Image: Mock missiles
Lee Jin-man  /  AP
South Korean soldiers walk by displays of models of North Korea's Scud-B missile, left, and other South Korean missiles at the Korea War Memorial Museum in Seoul, South Korea, on Wednesday.
updated 6/22/2006 6:24:36 AM ET 2006-06-22T10:24:36

China issued its strongest statement of concern yet Thursday over a possible North Korean long-range missile launch, while Pyongyang warned of possible clashes in the skies as it accused U.S. spy planes of repeated illegal intrusions.

Beijing is the North’s last major ally and key benefactor, and Washington has urged China to press the North to back down on its potential missile test.

“We are very concerned about the current situation,” Jiang Yu, a Chinese Foreign Ministry official, said at a regular briefing in Beijing. “We hope all parties can do more in the interest of regional peace and stability.”

Jiang said China would “continue to make constructive efforts.”

President Bush praised China on Wednesday for “taking responsibility in dealing with North Korea.”

Growing concerns
Worries over a potential North Korean launch have grown in recent weeks following reports of activity at the North’s launch site on its northeastern coast, where U.S. officials say a Taepodong-2 missile — believed capable of reaching the United States — is possibly being fueled.

There are diverging expert opinions on whether fueling would mean a launch was imminent — due to the highly corrosive nature of the fuel — or whether the North could wait a month or more.

A North Korean diplomat said in reported comments Wednesday that the country wanted to engage in talks with the United States over its concerns of a possible missile test. But the Bush administration rejected the overture, saying threats aren’t the way to seek dialogue.

“You don’t normally engage in conversations by threatening to launch intercontinental ballistic missiles,” U.N. Ambassador John Bolton said.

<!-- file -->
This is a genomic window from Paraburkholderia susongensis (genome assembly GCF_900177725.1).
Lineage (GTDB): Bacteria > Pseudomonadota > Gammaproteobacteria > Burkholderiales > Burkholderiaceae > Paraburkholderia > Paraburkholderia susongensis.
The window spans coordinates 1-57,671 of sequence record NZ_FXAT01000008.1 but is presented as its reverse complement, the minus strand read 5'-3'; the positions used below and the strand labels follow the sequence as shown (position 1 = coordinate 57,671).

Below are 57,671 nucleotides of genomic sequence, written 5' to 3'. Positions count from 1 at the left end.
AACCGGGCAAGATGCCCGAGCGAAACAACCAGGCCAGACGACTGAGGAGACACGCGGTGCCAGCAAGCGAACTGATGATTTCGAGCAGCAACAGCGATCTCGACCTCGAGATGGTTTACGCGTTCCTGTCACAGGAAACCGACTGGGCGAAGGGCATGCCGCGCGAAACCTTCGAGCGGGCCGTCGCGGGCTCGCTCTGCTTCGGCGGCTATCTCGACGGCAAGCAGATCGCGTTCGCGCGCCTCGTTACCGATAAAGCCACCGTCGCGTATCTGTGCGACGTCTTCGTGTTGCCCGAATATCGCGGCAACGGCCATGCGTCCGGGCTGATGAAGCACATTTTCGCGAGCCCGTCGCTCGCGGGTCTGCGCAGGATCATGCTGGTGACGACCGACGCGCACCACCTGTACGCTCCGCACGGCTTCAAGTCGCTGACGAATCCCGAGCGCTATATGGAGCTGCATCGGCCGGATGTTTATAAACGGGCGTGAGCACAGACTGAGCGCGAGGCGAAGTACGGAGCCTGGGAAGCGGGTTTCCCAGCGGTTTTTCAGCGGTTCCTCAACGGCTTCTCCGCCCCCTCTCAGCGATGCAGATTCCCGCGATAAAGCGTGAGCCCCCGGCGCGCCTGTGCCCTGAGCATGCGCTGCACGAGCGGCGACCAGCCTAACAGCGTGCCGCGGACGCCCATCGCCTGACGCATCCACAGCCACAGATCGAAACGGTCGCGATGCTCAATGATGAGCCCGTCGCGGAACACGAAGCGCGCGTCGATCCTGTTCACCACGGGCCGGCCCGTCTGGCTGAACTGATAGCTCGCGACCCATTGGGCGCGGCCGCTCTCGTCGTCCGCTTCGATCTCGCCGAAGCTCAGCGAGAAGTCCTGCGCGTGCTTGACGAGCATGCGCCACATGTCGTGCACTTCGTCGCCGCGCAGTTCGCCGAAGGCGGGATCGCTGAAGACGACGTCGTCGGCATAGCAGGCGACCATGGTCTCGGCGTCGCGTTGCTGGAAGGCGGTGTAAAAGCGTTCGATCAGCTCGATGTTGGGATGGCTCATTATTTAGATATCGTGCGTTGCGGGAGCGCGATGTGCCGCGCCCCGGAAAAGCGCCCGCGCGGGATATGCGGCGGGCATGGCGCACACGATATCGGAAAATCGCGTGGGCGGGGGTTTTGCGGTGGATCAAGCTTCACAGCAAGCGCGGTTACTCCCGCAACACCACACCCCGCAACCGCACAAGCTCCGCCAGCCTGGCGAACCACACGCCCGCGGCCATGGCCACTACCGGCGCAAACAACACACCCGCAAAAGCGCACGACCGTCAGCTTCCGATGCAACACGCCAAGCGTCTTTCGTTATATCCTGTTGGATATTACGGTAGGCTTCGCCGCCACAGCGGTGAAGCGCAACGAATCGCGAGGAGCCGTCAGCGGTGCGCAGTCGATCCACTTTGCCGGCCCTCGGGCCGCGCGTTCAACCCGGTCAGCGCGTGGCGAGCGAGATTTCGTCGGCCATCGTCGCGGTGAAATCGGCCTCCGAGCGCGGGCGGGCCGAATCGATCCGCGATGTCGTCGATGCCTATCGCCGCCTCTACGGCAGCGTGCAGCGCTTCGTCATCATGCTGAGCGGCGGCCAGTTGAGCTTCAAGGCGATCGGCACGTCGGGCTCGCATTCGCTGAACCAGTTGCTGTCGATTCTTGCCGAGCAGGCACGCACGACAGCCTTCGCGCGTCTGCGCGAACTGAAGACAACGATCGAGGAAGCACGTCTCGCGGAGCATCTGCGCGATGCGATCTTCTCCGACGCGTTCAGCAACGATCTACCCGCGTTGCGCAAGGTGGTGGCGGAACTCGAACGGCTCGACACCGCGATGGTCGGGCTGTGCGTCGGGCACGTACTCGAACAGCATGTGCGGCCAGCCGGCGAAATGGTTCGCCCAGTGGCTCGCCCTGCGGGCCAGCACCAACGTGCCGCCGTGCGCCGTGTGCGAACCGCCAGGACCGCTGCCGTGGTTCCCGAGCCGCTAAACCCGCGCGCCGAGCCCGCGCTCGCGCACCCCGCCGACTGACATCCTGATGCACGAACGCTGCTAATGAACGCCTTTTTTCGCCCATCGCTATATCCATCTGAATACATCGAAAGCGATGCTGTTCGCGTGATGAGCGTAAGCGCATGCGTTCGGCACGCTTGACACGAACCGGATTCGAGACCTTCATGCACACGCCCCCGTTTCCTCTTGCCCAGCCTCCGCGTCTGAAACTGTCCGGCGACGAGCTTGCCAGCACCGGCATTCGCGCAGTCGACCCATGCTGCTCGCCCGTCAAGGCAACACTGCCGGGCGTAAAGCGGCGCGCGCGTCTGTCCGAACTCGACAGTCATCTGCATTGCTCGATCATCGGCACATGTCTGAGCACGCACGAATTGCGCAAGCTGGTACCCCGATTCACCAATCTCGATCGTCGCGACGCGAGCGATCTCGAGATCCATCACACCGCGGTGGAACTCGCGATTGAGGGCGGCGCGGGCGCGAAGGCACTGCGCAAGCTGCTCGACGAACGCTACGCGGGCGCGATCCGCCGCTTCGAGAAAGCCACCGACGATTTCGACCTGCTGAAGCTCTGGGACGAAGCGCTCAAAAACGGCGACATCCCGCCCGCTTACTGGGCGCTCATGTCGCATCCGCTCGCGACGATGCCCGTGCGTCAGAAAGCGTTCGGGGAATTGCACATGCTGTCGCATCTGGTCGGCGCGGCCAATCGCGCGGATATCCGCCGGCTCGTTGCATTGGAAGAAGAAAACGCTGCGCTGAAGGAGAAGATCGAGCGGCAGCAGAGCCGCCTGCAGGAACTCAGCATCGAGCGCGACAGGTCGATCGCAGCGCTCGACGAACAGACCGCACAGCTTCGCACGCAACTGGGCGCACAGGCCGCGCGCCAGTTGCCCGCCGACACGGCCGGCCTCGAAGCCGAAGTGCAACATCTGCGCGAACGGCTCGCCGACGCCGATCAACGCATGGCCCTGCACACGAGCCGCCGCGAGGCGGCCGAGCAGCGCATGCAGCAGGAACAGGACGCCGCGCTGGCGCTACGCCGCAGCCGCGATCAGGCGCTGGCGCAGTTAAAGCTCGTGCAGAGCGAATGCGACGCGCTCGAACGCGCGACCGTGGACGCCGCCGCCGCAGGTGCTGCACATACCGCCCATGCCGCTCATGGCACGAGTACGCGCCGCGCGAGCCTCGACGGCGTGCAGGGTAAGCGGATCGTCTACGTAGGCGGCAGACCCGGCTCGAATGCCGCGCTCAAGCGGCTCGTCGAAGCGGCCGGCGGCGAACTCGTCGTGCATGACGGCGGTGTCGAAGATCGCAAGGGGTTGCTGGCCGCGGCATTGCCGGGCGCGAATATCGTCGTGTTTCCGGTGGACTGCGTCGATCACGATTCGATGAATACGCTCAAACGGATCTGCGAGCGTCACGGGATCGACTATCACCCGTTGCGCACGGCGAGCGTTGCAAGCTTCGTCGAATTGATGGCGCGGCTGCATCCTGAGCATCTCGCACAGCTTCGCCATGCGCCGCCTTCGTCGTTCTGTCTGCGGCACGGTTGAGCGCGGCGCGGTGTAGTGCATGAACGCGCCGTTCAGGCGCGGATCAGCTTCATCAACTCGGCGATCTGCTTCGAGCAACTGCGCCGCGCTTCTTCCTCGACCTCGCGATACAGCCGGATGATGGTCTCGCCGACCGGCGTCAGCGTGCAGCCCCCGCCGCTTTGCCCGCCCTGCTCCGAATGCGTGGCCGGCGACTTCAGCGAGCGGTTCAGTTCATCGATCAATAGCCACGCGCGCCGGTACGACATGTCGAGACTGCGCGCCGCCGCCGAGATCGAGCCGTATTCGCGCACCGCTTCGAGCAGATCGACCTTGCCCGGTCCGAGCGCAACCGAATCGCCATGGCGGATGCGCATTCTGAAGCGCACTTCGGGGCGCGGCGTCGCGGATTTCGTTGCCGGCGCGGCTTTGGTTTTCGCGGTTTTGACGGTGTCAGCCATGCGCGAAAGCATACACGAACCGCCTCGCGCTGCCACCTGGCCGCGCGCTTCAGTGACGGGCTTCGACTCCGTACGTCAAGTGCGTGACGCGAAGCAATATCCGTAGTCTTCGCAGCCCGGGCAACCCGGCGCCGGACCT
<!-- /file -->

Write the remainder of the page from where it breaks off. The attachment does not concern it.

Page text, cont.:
The U.S. instead called on the North to return to six-nation talks on its nuclear program.

Bolton said he was continuing discussions with U.N. Security Council members on possible action, and had met with Russia’s U.N. ambassador. Washington is weighing responses to a potential test that could include attempting to shoot down the missile, U.S. officials have said.

China said Thursday that all parties should focus on finding a peaceful solution to the issue and also urged the North to return to the nuclear talks.

The sides should “be determined to realize a nuclear-free Korean peninsula and ... the notion of the process of the six-party talks,” Jiang said. “China stands ready to work with relevant parties in the international community to press ahead with the process.”

The North agreed at the those talks in September to abandon its nuclear program in exchange for security guarantees and aid, but no progress has been made on implementing the accord.

U.S. spy flights?
North Korea has issued repeated complaints in recent weeks about alleged American spy flights, including in the skies off the coast where the missile test facility is located.

“Military provocations by U.S. warmongers against (North Korea) are reaching their extreme,” the North’s Korean Central News Agency said Thursday. “The series of illegal infiltration and spying by reconnaissance planes of U.S. aggression forces is creating a danger of military clash in the skies.”

The United States has sent ships off the Korean coast capable of detecting and tracking a missile launch, a Pentagon official said Wednesday. South Korean aircraft have also been flying reconnaissance over the waters between the Korean Peninsula and Japan, said the military official, who spoke to The Associated Press on condition of anonymity because he was not authorized to speak on the subject.

Japan said Thursday it, too, had sent naval ships and patrol planes to monitor the developments in North Korea, while downplaying Pyongyang’s capacity to load a nuclear warhead atop its rockets.

The North has claimed to have a nuclear weapon, but isn’t thought to have an advanced design that could be placed on a warhead. Japanese Senior Vice Foreign Minister Yasuhisa Shiozaki backed that belief at the parliamentary hearing.

“At this point, we have encountered no information that indicates North Korea has the technology,” he said.

The Korea Meteorological Administration said the weather was cloudy and it could rain over the launch site Thursday, which dims the chances of an immediate test launch.

In South Korea, about 1,000 people including army veterans and activists staged an anti-North Korea rally in Seoul, condemning the North’s missile threat. Some activists set a North Korean flag on fire and displayed several replicas of a North Korean missile, including one with crossed-out photos of North Korean leader Kim Jong Il.

© 2013 The Associated Press. All rights reserved. This material may not be published, broadcast, rewritten or redistributed.

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